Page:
In Singapore, there is a government-run feedback unit where any citizen (person or organization) can voice opinions or make suggestions about national policies. The effectiveness of the system was demonstrated when the issue of casino legal­ization was presented to the public. Citizens were able to voice their opinions on the government website for a full year. As a result, they felt they had been heard, and their leaders were able to make a more informed decision. Microsoft makes use of a similar system, a “user’s forum” where people can report bugs and offer solutions. Both user and company benefit from this problem-solving system that reinforces customer/vendor trust and loyalty. 

Information Quality: the Cornerstone of E-Government Use Srivastava and his colleagues examined the relative significance of information, service, and system quality on and the continued use of e-government systems. While service quality is important for “active user” satisfaction, the most critical factor for continued use of an e-system by both active and passive users is the quality of the information provided on the site. “Informational inconsistencies or errors are tantamount to broken promises; they are extremely harmful,” says Srivastava. Because the goal of any e-system is continued use, Srivastava advises both governments and companies to display information well, update it as often as necessary, and ensure its timeliness and relevance. “Some companies pay a lot of attention to technology and neglect backend processes. But customers are becoming increasingly sensitive to CSR, for instance; they are increasingly more interested in a brand’s trustworthiness than in its technological savvy.”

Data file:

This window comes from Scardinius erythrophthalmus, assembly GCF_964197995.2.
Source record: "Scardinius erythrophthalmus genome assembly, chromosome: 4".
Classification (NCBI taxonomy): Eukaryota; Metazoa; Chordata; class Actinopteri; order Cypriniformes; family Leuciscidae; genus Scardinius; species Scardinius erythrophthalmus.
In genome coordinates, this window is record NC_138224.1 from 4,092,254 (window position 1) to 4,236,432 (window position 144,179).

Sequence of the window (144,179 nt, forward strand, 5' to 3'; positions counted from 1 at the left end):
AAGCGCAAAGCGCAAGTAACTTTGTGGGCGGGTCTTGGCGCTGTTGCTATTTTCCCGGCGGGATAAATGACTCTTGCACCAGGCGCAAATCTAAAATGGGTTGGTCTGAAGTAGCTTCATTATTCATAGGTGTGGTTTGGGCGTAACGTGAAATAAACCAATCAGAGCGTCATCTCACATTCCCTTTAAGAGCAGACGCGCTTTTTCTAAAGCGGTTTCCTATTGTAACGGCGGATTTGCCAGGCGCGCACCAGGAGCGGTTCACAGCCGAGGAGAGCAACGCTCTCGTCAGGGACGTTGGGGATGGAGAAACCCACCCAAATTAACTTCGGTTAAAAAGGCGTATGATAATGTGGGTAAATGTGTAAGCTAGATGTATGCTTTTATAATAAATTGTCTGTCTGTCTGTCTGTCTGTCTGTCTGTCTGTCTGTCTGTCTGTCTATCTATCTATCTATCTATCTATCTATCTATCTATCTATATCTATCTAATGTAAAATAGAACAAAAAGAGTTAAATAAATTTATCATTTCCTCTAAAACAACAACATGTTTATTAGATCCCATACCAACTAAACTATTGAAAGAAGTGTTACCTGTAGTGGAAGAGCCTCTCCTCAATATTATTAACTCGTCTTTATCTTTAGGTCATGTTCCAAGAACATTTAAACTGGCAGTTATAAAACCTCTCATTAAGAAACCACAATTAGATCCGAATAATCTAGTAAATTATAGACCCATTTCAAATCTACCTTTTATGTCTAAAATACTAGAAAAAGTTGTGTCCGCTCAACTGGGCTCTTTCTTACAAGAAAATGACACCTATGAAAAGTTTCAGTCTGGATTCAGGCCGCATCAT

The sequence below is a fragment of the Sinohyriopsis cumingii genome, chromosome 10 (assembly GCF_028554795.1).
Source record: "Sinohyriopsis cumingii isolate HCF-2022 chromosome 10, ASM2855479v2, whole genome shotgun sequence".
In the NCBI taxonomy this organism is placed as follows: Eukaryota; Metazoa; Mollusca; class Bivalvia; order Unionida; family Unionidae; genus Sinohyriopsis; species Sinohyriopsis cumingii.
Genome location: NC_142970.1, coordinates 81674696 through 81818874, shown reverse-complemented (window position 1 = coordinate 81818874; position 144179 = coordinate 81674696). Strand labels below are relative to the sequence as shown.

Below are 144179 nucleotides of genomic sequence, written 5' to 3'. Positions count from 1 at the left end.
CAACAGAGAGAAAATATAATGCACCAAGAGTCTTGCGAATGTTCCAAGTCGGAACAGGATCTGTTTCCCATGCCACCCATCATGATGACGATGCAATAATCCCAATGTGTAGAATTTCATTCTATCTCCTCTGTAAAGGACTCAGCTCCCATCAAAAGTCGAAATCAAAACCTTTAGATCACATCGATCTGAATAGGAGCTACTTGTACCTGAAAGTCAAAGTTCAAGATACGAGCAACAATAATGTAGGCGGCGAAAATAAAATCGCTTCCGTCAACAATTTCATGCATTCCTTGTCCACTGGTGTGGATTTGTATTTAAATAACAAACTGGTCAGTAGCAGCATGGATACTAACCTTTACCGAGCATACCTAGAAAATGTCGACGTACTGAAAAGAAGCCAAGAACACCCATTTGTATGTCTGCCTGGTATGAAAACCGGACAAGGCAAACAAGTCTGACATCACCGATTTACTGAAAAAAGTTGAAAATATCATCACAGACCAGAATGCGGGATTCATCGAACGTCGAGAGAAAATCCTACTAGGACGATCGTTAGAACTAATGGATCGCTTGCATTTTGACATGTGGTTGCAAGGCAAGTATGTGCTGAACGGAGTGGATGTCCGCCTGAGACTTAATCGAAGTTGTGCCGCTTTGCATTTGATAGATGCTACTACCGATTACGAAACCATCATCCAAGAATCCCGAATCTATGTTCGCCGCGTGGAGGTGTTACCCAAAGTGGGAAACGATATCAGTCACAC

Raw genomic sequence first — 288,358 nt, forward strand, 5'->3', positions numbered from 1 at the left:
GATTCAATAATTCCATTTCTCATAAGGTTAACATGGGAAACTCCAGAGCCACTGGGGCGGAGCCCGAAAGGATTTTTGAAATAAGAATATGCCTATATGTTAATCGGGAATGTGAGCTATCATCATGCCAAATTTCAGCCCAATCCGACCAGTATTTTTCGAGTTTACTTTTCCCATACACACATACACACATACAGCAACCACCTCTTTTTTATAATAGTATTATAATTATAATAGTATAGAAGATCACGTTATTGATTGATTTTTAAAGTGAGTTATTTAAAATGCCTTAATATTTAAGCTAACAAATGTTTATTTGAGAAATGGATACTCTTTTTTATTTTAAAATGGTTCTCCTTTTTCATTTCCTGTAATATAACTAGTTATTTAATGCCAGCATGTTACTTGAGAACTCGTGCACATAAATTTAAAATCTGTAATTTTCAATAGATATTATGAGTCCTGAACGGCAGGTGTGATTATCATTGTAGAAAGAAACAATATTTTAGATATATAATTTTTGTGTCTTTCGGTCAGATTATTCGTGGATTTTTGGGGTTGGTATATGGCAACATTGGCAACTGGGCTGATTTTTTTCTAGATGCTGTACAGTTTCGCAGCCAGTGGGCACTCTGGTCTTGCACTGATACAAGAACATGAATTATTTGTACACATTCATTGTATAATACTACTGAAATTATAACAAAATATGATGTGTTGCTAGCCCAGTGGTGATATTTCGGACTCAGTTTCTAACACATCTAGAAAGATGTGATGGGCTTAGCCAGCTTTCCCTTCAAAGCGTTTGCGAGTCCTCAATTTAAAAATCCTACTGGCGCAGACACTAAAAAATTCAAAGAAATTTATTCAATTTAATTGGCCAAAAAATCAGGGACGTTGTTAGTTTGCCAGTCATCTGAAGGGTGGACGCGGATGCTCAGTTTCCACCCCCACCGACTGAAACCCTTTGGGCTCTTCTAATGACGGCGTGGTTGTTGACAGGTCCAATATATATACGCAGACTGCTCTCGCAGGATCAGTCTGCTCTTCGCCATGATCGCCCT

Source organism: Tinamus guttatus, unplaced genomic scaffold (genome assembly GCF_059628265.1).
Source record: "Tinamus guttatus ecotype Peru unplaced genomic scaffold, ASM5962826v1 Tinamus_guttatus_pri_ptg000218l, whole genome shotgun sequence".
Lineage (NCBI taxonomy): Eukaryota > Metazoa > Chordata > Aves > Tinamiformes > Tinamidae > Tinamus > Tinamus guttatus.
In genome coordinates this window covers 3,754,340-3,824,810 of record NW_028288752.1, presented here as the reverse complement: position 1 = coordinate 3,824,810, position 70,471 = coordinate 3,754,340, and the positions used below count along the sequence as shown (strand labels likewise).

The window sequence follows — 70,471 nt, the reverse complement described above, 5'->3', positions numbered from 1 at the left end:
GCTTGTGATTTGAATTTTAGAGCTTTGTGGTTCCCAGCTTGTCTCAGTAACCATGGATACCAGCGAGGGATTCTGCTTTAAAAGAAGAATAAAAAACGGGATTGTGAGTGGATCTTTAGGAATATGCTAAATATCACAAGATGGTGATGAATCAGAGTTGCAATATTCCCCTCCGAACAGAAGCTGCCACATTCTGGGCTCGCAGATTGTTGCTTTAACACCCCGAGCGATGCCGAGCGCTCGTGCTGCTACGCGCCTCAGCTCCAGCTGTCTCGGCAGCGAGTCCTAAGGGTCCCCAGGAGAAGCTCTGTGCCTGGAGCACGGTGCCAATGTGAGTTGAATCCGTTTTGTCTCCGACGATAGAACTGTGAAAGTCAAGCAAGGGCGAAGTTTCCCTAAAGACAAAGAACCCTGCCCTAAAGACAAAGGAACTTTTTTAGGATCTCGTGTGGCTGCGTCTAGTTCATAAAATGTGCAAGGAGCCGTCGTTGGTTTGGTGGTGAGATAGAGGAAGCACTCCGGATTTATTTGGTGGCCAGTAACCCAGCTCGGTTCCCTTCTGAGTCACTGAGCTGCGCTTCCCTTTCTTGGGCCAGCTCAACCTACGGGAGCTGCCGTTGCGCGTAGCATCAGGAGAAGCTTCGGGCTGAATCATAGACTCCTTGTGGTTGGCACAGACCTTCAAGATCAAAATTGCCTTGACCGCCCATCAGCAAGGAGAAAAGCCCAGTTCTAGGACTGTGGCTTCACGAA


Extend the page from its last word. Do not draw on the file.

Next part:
E-Government and Business